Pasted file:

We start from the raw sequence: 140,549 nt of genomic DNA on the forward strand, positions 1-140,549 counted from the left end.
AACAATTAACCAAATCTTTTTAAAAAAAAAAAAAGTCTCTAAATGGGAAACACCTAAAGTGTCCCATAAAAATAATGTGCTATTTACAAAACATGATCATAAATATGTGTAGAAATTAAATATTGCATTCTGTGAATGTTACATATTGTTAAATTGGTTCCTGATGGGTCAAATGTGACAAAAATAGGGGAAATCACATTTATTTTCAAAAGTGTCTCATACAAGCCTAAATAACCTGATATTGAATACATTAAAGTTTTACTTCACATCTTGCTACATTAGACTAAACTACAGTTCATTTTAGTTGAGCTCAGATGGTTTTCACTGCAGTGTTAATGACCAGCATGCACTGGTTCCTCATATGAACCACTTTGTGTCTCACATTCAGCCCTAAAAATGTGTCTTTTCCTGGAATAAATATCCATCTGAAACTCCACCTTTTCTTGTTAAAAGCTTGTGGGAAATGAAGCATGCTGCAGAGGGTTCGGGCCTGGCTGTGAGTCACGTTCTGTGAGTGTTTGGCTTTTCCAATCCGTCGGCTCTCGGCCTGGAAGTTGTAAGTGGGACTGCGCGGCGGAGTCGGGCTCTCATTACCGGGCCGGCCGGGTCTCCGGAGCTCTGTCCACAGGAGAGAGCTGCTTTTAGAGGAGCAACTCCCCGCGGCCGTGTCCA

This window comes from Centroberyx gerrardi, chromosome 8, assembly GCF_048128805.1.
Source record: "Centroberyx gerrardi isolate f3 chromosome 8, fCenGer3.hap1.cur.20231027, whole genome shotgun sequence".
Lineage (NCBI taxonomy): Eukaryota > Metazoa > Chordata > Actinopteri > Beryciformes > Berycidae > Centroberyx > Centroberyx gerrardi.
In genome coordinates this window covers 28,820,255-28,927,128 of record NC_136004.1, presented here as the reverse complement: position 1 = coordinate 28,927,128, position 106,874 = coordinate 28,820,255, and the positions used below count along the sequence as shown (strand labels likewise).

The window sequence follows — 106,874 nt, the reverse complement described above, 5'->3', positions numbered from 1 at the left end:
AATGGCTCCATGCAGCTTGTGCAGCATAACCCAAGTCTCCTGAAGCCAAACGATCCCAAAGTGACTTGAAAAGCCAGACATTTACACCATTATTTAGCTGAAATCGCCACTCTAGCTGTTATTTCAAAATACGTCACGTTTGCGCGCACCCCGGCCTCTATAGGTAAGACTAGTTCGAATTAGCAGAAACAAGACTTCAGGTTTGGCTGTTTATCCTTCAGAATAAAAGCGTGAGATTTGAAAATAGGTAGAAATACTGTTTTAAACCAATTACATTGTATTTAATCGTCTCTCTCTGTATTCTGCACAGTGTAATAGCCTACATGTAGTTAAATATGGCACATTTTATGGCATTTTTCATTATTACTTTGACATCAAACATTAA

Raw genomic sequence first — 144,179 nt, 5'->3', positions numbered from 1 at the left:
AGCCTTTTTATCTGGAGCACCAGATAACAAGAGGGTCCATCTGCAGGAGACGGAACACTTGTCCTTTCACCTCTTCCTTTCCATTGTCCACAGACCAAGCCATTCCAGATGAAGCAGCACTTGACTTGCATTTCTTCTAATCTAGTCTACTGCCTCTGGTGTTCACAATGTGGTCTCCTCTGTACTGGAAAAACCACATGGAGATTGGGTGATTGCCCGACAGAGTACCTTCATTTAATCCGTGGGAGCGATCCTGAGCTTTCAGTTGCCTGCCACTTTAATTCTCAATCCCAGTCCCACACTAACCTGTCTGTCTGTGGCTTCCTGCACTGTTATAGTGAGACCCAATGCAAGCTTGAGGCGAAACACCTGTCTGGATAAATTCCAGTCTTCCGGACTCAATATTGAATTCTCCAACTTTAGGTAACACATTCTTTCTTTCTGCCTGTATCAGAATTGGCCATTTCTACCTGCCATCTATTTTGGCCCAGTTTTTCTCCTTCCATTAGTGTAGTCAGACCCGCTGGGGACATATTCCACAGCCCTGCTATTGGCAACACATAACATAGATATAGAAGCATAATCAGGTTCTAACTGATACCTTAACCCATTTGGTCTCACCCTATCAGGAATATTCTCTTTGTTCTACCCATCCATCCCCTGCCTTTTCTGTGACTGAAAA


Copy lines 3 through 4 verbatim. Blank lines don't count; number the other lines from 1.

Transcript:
This window comes from Centroberyx gerrardi, chromosome 8, assembly GCF_048128805.1.
Source record: "Centroberyx gerrardi isolate f3 chromosome 8, fCenGer3.hap1.cur.20231027, whole genome shotgun sequence".